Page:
The Latest Education News, Picked for You
Do a quick Google search for school news. Reopening plans for the fall! Remote education apps! Distance learning do’s! And distance learning don'ts! There’s so much to keep up with in education news alone, it can feel exhausting to follow along.
We’ve got your back!
Once a week, your friends at Yup will read and listen to the latest education stories and give you a quick rundown on our blog. Breathe a sigh of relief and close all those tabs, and say hello to your Weekly Education News Roundup!
Volume 1: The latest on school reopenings, new virtual tutoring tech, and the importance of SEL (8-minute read)
Remote Education Technology: How AI is Helping Students Learn
Intelligent reading tool Amira is racking up accolades, such as the 2020 Award of Excellence from Tech & Learning. Amira prompts students with stories at grade level and asks them to read them out loud. The app “tutors” students as they speak, offering guidance on pronunciation.
Amira plugs in with classroom learning, too. Here’s a cool snippet from the article explaining how. “Amira will be able to notice patterns in a student's articulation of a particular sound, and flag those sounds for the teacher to focus on in small-group instruction.” There’s tremendous value in a learning app that students can use solo as well as during classroom instruction!
Read the piece here: How an award-winning AI-powered software is helping students with remote learning (7-minute read)
School Reopenings: Senator Murray Talks Funding for a Safe Back to School
Senator Murray shares what it will take to reopen schools and why we must overcome partisanship for our students and educators. The Washington Senator is spearheading the Coronavirus Child Care and Education Relief Act.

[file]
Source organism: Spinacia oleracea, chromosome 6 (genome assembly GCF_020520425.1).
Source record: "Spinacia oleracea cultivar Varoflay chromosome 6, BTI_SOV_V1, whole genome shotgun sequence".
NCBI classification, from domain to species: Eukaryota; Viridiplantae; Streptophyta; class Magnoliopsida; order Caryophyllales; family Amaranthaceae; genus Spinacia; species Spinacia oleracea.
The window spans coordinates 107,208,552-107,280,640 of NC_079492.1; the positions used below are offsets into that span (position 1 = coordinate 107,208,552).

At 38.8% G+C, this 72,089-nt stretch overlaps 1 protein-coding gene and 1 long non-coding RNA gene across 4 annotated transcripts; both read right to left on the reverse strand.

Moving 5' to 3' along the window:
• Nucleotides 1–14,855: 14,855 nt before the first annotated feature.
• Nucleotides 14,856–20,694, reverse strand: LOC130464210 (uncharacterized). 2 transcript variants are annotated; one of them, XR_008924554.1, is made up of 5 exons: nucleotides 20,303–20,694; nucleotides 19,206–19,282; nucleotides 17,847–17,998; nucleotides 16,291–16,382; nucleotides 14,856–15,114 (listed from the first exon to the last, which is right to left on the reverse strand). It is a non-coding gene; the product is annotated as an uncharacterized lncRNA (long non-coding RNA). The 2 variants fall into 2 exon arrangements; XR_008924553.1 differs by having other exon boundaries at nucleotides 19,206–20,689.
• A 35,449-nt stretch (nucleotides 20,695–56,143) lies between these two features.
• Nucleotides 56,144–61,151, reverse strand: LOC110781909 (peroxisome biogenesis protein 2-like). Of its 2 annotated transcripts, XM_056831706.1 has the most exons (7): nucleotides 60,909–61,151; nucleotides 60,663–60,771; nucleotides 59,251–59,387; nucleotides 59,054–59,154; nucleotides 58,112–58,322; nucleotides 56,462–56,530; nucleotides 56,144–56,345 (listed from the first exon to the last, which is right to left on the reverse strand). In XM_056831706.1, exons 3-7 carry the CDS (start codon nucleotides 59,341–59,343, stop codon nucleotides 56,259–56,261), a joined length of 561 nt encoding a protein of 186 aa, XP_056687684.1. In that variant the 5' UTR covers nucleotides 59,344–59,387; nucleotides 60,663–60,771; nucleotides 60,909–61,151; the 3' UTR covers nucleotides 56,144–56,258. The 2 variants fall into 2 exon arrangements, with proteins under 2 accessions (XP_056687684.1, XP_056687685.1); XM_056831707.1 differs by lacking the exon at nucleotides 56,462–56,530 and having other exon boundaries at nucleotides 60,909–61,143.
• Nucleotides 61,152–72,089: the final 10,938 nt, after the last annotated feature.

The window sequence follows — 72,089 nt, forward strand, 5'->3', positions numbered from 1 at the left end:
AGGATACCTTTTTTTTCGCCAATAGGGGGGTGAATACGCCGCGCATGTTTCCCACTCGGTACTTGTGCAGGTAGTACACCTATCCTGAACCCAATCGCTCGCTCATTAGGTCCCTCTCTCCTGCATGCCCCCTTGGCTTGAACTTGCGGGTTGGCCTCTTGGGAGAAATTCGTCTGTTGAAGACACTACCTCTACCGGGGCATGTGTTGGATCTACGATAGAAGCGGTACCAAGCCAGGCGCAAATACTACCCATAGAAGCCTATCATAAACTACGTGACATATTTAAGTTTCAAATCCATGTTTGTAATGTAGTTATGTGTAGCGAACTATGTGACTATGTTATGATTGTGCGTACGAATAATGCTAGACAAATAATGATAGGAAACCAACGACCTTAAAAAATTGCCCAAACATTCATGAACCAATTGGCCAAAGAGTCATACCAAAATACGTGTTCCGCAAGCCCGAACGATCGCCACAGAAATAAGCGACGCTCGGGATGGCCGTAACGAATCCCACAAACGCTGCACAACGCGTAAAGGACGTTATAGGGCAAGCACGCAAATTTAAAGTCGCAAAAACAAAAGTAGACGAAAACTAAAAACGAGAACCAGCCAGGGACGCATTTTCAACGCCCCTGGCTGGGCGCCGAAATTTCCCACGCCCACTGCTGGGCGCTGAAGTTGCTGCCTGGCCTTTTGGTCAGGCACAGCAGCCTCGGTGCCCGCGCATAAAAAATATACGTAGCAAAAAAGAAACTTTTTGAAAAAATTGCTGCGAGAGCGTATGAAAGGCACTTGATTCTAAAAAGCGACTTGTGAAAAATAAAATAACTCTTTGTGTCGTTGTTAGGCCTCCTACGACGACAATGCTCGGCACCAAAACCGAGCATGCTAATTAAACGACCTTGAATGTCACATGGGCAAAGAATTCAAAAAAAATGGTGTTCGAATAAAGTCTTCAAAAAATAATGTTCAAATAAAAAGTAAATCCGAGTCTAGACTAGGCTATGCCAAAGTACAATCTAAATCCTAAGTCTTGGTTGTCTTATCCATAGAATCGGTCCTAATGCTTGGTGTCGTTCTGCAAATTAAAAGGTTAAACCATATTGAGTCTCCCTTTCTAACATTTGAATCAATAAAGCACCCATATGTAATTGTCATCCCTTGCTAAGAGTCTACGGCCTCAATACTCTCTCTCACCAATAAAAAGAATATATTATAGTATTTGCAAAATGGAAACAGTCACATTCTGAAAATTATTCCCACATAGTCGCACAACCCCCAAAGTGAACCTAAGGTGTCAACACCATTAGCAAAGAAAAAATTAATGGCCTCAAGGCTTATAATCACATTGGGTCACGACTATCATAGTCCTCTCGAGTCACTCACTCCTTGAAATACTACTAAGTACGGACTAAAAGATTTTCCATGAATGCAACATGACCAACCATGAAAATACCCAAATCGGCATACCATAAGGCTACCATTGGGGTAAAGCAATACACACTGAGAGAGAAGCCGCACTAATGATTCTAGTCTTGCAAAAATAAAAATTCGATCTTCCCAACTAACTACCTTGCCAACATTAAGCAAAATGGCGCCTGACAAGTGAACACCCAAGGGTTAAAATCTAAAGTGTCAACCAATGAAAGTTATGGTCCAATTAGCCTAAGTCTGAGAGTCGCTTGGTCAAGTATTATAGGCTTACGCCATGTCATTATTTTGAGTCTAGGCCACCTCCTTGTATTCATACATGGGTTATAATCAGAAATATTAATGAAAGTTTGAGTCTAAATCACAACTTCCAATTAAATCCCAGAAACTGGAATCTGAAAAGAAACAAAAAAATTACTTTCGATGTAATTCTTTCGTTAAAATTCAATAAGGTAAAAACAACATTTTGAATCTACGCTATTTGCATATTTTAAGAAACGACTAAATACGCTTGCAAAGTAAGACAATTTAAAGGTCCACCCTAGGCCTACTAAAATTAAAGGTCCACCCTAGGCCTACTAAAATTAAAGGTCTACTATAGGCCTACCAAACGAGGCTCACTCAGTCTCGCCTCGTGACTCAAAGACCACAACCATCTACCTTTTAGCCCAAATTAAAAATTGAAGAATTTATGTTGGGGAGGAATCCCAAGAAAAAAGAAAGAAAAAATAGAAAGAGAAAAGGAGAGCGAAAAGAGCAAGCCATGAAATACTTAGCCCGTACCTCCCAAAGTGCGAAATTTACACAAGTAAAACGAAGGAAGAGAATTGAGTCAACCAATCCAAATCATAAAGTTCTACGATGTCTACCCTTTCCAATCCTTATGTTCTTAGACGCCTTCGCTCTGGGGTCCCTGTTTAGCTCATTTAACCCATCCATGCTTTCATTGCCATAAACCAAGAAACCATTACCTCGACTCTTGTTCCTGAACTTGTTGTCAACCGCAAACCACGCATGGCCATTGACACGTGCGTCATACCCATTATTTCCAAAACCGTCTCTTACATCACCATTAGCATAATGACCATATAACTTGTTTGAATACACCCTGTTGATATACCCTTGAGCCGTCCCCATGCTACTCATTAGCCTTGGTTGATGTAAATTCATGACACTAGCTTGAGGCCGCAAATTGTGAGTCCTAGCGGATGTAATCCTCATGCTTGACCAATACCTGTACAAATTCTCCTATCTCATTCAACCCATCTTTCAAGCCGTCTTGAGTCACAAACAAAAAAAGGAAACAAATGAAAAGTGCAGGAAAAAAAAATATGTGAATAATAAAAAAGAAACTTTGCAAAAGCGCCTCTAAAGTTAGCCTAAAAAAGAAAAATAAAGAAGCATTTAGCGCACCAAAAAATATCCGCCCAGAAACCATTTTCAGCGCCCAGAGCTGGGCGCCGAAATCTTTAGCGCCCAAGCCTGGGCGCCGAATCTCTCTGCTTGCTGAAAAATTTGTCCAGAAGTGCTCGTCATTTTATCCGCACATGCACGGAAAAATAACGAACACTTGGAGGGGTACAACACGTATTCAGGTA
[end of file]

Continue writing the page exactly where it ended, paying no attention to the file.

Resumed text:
Listen to the conversation here: Patty Murray’s fight to reopen schools safely (40-minute listen)
Social-Emotional Learning (SEL): Why We Need Recess Now More Than Ever
Researchers make the case for why we must give students “play-based break times” when schools finally reopen. When it’s safe to engage in these activities, of course! Recess is a time when students get to take a mental pause from classwork, exercise a different part of the brain, and blow off steam.
Why is it so important to integrate a form of recess into reopening plans? Learning at home has been isolating for many students, and isolation can worsen existing trauma. A chance to socialize with classmates can be beneficial for psychological health and attention.
Thankfully, there are ways to make recess safer. These include keeping play outside and spread out, and having students use their own sports equipment.
Read the piece here: When children return to school, don’t skip recess (8-minute read)
Education Equity: Targeting the Achievement Gap with an App
Falls Church, VA high schooler Andrew Tran spent some of his extra time at home to build up his education nonprofit inGenius X.
Tran partnered with his friend Rayan Yu to create a mobile app to help students learn during the pandemic. Their AI-based tutoring app Amelia X offers a free “chatbot able to autonomously assist students in digital learning.” Kudos to these inventors and their mission to help close the “digital divide” worsened by COVID-19!
Read the piece here: Student-Created Learning App Shoots to Close Achievement Gap (10-minute read)
Remote Learning: A Conversation on Impact and What to Expect in Fall
Slate’s Mary Harris and Washington Post education reporter Laura Meckler spoke last week about the state of remote learning. In the discussion they cover what’s been working, what hasn’t, and what could be next as we look towards back to school.
Key takeaways from their conversation:
If we’re back in physical classrooms come fall, social distancing is going to remain important (at least six feet between students’ desks). This means students will likely remain in the same classroom all day vs switching rooms at the bell.
Decisions to reopen schools are happening on a district by district basis. For example, LA is sticking with virtual while neighboring Orange County may invite students back for in-person.
Many schools and districts are considering hybrid model approaches. This means half of students may learn in-person for two weeks while the other half of their class does distance learning during that time. At the end of the two weeks, they alternate!
Read the piece here: Remote Learning Isn’t Working (20-minute read)
Listen to the conversation here: What Next podcast (22-minute listen)
Check back with the Yup blog for more education news every week!